For the past 20 years, scientists have known that people with high blood pressure who do not want to lower their salt intake can simply consume more potassium-containing foods. Why? Because it is really the balance of the two minerals that matters. In fact, Dutch researchers determined that low potassium intake has the same impact on your blood pressure as high salt consumption. Nevertheless, common wisdom remains that increasing sodium intake increases blood pressure. To test this assumption, researchers at the Boston University School of Medicine examined more than 2,600 people for 16 years.

The study

To gather data for the study, researchers looked at 2,632 men and women between 30 and 64 years of age who participated in the 16-year Framingham Offspring Study, a long-range heart health study of people from Framingham, Mass. (The original cohort was called "The Framingham Study.") By using dietary journals, the researchers measured sodium intake, as well as intake of other minerals that help regulate blood pressure, such as potassium, magnesium and calcium. The participants had normal, healthy blood pressure readings at the start of the study.

The results

"We saw no evidence that a diet lower in sodium had any long-term beneficial effects on blood pressure. Our findings add to growing evidence that current recommendations for sodium intake may be misguided," said Lynn L. Moore, DSc, associate professor of medicine at Boston University School of Medicine.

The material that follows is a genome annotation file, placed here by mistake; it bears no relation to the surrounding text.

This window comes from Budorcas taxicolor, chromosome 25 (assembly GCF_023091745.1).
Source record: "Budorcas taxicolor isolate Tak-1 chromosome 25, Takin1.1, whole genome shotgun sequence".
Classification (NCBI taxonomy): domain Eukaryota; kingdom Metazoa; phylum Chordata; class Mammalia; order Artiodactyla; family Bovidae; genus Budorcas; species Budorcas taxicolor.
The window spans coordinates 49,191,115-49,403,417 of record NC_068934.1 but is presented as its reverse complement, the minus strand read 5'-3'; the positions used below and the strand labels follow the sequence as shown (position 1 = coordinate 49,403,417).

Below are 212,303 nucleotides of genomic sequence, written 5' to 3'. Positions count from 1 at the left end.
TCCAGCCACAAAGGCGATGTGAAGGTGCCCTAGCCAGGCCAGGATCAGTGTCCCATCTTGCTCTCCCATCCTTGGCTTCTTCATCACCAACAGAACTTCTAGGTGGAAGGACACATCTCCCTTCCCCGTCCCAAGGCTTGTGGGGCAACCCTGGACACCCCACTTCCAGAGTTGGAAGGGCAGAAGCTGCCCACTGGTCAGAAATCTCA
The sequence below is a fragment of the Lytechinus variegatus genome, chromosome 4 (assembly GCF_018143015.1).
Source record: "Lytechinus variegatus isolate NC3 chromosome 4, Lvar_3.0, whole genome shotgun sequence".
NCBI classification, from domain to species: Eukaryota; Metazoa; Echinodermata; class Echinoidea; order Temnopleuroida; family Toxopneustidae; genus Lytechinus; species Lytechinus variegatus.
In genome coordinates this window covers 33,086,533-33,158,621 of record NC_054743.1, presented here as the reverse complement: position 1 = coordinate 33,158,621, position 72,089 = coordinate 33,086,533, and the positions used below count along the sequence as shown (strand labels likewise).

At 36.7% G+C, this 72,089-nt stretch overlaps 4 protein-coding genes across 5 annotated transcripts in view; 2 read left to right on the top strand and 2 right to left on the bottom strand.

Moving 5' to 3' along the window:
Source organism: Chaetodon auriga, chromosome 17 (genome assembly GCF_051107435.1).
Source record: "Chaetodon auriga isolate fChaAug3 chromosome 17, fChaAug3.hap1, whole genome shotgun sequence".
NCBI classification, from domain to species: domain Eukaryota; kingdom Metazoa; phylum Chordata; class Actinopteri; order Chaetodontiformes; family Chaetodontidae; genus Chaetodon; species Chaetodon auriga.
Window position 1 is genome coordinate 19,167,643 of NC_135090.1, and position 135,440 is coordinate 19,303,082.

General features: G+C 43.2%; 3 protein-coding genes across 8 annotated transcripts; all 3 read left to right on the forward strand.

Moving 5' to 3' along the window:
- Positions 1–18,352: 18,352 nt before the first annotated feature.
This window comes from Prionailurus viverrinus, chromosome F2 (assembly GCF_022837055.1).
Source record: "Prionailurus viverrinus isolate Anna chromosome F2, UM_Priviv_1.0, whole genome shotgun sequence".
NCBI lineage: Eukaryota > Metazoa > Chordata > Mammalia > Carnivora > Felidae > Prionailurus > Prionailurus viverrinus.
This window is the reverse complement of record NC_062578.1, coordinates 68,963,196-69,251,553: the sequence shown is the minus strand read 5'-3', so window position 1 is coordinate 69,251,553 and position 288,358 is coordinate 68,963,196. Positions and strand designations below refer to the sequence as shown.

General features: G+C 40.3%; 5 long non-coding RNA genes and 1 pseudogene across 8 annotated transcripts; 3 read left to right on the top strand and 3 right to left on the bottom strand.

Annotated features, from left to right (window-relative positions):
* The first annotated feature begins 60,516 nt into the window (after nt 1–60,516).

The paper is clear in its takeaway that lowering sodium does not lead to better blood pressure levels. In fact, while all participants started with normal blood pressure readings, participants who consumed less than 2,500 milligrams of sodium a day had higher blood pressure at the end of the study than participants who consumed higher amounts of sodium. This research finding was echoed a year ago in a study published in The Lancet, which found that people who consumed less than 3,000mg of sodium a day had the same level of risk for heart disease as people who consumed more than 7,000mg a day.